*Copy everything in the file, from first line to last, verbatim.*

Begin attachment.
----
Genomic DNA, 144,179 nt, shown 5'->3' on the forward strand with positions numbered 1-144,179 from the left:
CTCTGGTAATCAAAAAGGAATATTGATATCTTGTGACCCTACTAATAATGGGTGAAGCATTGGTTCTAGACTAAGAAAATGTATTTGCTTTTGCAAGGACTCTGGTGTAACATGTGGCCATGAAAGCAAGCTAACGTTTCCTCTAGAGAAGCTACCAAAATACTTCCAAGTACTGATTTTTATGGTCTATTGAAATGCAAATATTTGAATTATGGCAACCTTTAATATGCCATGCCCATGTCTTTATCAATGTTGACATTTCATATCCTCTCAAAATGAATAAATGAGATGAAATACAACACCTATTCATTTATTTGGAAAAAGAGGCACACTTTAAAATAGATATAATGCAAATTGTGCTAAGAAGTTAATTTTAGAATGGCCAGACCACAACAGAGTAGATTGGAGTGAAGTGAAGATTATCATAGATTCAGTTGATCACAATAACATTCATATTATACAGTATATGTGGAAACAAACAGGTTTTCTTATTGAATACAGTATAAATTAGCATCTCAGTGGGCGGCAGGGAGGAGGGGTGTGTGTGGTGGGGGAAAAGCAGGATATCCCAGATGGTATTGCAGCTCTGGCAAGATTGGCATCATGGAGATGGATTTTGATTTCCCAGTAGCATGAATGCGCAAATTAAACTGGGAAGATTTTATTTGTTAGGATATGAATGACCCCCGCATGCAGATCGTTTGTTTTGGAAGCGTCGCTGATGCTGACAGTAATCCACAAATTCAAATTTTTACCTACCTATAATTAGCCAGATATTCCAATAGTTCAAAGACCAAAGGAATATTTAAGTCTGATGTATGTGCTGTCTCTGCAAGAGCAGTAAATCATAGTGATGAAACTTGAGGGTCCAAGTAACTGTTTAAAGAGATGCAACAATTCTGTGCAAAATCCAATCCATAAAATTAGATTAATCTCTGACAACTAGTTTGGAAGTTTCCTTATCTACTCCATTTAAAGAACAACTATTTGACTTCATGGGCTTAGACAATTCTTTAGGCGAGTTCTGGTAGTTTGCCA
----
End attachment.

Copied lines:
Genomic DNA, 144,179 nt, shown 5'->3' on the forward strand with positions numbered 1-144,179 from the left:
CTCTGGTAATCAAAAAGGAATATTGATATCTTGTGACCCTACTAATAATGGGTGAAGCATTGGTTCTAGACTAAGAAAATGTATTTGCTTTTGCAAGGACTCTGGTGTAACATGTGGCCATGAAAGCAAGCTAACGTTTCCTCTAGAGAAGCTACCAAAATACTTCCAAGTACTGATTTTTATGGTCTATTGAAATGCAAATATTTGAATTATGGCAACCTTTAATATGCCATGCCCATGTCTTTATCAATGTTGACATTTCATATCCTCTCAAAATGAATAAATGAGATGAAATACAACACCTATTCATTTATTTGGAAAAAGAGGCACACTTTAAAATAGATATAATGCAAATTGTGCTAAGAAGTTAATTTTAGAATGGCCAGACCACAACAGAGTAGATTGGAGTGAAGTGAAGATTATCATAGATTCAGTTGATCACAATAACATTCATATTATACAGTATATGTGGAAACAAACAGGTTTTCTTATTGAATACAGTATAAATTAGCATCTCAGTGGGCGGCAGGGAGGAGGGGTGTGTGTGGTGGGGGAAAAGCAGGATATCCCAGATGGTATTGCAGCTCTGGCAAGATTGGCATCATGGAGATGGATTTTGATTTCCCAGTAGCATGAATGCGCAAATTAAACTGGGAAGATTTTATTTGTTAGGATATGAATGACCCCCGCATGCAGATCGTTTGTTTTGGAAGCGTCGCTGATGCTGACAGTAATCCACAAATTCAAATTTTTACCTACCTATAATTAGCCAGATATTCCAATAGTTCAAAGACCAAAGGAATATTTAAGTCTGATGTATGTGCTGTCTCTGCAAGAGCAGTAAATCATAGTGATGAAACTTGAGGGTCCAAGTAACTGTTTAAAGAGATGCAACAATTCTGTGCAAAATCCAATCCATAAAATTAGATTAATCTCTGACAACTAGTTTGGAAGTTTCCTTATCTACTCCATTTAAAGAACAACTATTTGACTTCATGGGCTTAGACAATTCTTTAGGCGAGTTCTGGTAGTTTGCCA